Southern African Troops to Stay in Mozambique Indefinitely
(Bloomberg) -- Southern African Development Community troops helping to fight an Islamic State-linked insurgency in Mozambique’s Cabo Delgado province will remain in the country until the situation on the ground is under control, the regional bloc said.
SADC also plans to add more ground forces to hold onto areas retaken from the insurgents, Mpho Molomo, special representative of the chair of the bloc’s organ on politics, defence and security cooperation, told reporters in Maputo, Mozambique’s capital, on Thursday. The bloc this month extended its mission’s mandate in Mozambique by another 90 days.
The four-year insurgency has caused more than 3,400 deaths and displaced over 800,000 people. Lasting peace and stability in the area may convince TotalEnergies SE to resume work on its $20 billion liquefied natural gas project that was suspended in April due to an escalation of violence in the region. Gas projects are seen as key to ramping up economic growth in the nation that contracted the most in almost three decades last year.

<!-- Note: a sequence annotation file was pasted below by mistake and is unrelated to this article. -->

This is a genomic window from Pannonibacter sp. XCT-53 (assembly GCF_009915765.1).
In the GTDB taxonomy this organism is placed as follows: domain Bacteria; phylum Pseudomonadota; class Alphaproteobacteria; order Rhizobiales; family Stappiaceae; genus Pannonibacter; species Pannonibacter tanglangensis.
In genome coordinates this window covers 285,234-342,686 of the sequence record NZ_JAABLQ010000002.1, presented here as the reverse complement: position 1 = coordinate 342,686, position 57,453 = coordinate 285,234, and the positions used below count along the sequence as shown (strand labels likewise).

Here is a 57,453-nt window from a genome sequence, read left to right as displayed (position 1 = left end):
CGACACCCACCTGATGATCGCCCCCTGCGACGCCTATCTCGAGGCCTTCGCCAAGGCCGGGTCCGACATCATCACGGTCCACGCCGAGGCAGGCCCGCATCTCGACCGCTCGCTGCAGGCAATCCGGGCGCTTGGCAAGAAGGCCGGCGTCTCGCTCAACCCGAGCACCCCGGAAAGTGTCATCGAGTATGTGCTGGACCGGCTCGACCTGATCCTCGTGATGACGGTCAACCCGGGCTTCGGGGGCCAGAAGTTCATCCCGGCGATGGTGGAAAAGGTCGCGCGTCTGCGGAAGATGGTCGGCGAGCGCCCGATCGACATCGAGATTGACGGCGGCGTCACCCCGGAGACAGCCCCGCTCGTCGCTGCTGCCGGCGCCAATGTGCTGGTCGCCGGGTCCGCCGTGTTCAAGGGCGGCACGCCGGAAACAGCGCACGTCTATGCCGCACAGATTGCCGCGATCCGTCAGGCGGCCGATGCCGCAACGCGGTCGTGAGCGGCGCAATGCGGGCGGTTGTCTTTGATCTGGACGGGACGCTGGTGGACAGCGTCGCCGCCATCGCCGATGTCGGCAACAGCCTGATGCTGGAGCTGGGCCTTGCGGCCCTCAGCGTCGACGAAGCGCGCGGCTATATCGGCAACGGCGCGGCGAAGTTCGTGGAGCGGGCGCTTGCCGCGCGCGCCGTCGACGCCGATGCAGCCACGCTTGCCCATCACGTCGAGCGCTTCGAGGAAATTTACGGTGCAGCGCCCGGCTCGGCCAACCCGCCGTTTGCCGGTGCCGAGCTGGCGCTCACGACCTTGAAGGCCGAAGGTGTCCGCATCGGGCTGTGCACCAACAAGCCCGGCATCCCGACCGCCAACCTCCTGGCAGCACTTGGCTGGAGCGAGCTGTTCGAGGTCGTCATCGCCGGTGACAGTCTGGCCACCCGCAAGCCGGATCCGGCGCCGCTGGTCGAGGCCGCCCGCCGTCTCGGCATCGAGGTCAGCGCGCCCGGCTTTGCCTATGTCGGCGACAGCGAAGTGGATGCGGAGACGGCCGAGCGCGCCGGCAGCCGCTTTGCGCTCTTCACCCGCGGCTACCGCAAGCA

President Filipe Nyusi’s government accepted an offer for military help from SADC and a separate one from Rwanda this year, after a major attack near the gas projects in March showed his own troops had failed to contain the violence.
Insurgents have concentrated south of the Messalo River in Cabo Delgado, while also fleeing to the neighboring Mozambican provinces of Niassa and Nampula, as well as islands off the coast. Some have also gone into Tanzania, which borders Cabo Delgado to the north, Molomo said.
SADC’s mission in Mozambique is “very expensive” and the bloc is calling for international assistance, Molomo said, without providing details. There’s also a “huge need” for international help with the humanitarian situation and reconstruction efforts, he said.
The rebels have been making use of improvised explosive devices, according to Molomo, who said the bloc’s troops have the capabilities to deal with.
SADC forces have killed 20 “terrorists” and captured weapons and equipment, including documents and computers. The regional bloc’s specialists are studying the data to gain a better understanding of the insurgents, where they come from and how they operate, he said.
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